“Research needs criticism”

“Research needs criticism”

All disciplines need criticism, both from within their own ranks and in the media. But if the criticism is unreasonable and personal, it can threaten freedom of speech in academia, believes one Swedish gender researcher.
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Evelina Johansson Wilén is a senior lecturer at Örebro University in Sweden and has written a PhD dissertation in gender research on feminism and ethics.

“One of my areas of interest is the feminist political movement and am currently working on a research project on gender and research policy,” Evelina Johansson Wilén tells Kilden genderresearch.no via Teams from Sweden.

“I’m interested in criticism of gender research in general, both in academia and in other areas of society.”

It is important that researchers are not frightened of taking part in public debate, she says.

“The debate is often polarised. We need researchers who can help to nuance and weigh the different opinions against each other.”

Norwegian findings are transferable to Sweden

A Norwegian report by researchers from the Institute for Social Research (in Norwegian only) shows that some researchers are reluctant to talk about their research in public. This applies in particular to researchers in the fields of gender, immigration and climate research. They say that they fear hate speech and that their research will be twisted or simplified. 

The findings of this report are transferable to Sweden, Johansson Wilén believes.

If a colleague criticises you, you may feel that your position in the field is threatened.

“Many researchers worry that their research will be misinterpreted, which is understandable. Research results can be complex, and being misquoted is discomfiting,” she says.

“Some researchers are more frequently criticised than others, both within their own field and across fields, and in society in general. Gender research is one of the disciplines that is most often criticised, also in Sweden.”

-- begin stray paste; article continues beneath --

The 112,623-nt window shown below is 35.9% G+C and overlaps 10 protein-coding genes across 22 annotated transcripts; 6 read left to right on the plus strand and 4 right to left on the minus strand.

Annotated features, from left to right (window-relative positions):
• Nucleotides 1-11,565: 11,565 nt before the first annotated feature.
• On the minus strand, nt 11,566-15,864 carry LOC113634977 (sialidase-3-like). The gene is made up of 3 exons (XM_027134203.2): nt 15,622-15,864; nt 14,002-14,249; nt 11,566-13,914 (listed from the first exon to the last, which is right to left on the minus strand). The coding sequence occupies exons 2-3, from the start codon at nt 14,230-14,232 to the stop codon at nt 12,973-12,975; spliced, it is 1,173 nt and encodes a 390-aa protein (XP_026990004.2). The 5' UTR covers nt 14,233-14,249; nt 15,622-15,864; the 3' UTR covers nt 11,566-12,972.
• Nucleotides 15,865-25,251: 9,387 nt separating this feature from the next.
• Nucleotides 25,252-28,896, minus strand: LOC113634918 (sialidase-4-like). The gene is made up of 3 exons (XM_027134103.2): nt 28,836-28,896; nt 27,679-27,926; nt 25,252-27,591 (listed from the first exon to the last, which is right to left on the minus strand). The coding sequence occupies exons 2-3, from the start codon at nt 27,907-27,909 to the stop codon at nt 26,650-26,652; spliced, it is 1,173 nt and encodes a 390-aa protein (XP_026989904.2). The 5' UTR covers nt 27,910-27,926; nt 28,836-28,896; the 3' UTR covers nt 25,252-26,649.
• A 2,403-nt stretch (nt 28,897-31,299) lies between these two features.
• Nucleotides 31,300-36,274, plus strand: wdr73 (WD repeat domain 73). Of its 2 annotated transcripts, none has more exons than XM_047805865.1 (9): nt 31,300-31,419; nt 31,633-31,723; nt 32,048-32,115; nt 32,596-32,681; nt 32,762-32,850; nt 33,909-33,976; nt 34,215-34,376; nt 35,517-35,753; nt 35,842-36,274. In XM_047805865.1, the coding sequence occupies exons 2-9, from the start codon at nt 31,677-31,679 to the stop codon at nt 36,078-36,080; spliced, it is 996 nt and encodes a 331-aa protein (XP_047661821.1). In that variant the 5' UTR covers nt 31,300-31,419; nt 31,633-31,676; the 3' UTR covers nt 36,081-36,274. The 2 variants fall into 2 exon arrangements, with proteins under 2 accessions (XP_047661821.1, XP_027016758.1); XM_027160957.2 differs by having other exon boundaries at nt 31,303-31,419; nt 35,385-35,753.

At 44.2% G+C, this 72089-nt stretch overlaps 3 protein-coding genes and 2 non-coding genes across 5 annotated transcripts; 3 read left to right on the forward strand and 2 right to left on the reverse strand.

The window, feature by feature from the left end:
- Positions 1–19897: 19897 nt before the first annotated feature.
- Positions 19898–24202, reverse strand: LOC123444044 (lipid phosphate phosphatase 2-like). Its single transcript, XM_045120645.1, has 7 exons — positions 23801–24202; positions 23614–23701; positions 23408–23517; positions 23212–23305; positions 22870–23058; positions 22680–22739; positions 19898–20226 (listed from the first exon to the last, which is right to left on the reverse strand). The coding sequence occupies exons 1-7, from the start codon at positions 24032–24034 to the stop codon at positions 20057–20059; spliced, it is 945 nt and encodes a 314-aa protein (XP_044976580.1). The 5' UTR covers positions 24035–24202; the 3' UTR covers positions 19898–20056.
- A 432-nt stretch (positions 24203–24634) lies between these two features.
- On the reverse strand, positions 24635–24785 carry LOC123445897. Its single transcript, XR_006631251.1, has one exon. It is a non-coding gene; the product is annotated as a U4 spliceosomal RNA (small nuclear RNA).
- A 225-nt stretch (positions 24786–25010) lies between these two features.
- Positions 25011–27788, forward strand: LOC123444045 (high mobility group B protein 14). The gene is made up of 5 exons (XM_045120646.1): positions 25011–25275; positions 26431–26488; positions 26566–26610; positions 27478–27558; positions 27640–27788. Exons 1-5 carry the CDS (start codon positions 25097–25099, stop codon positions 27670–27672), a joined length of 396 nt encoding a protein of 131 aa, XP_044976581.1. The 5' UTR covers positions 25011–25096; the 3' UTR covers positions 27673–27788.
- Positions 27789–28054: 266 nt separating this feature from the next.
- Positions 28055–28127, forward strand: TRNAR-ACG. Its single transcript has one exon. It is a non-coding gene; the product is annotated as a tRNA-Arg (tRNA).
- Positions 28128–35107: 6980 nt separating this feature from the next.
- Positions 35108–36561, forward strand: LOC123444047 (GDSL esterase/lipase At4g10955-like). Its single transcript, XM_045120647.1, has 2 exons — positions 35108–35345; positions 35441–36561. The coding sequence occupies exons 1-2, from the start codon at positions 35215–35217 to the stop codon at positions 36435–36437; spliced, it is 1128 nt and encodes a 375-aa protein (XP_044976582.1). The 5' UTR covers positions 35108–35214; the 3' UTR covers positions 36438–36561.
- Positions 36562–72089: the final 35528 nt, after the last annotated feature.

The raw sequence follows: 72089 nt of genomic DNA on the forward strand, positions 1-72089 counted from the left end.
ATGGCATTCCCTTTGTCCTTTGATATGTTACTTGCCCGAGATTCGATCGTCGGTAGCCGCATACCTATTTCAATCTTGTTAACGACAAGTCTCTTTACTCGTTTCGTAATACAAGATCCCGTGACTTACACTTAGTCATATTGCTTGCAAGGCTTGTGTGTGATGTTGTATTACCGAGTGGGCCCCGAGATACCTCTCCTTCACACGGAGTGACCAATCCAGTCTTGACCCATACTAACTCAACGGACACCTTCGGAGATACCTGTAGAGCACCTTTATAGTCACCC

Research in areas of society that are subject to polarised debate also finds itself in the crossfire more often, Johansson Wilén believes.

“Gender research also concerns itself with and takes a critical view of power, which seem to trigger strong emotions in people. That means that it’s extra important that you don’t get misquoted as well.”

Read also: When knowledge is banned

Smaller disciplines are more vulnerable

As a gender researcher, you also take a more analytic view of certain topics where there is a lot of contention, also among feminists. Prostitution is one example of this, says Johansson Wilén.

“The result is often that the research findings are met with anger on both sides”, she says.

“Feminists are disappointed if the research does not support their own views, and the researcher is accused of being politically motivated.”

Johansson Wilén also believes that smaller disciplines are particularly vulnerable to criticism from colleagues because the field is so small.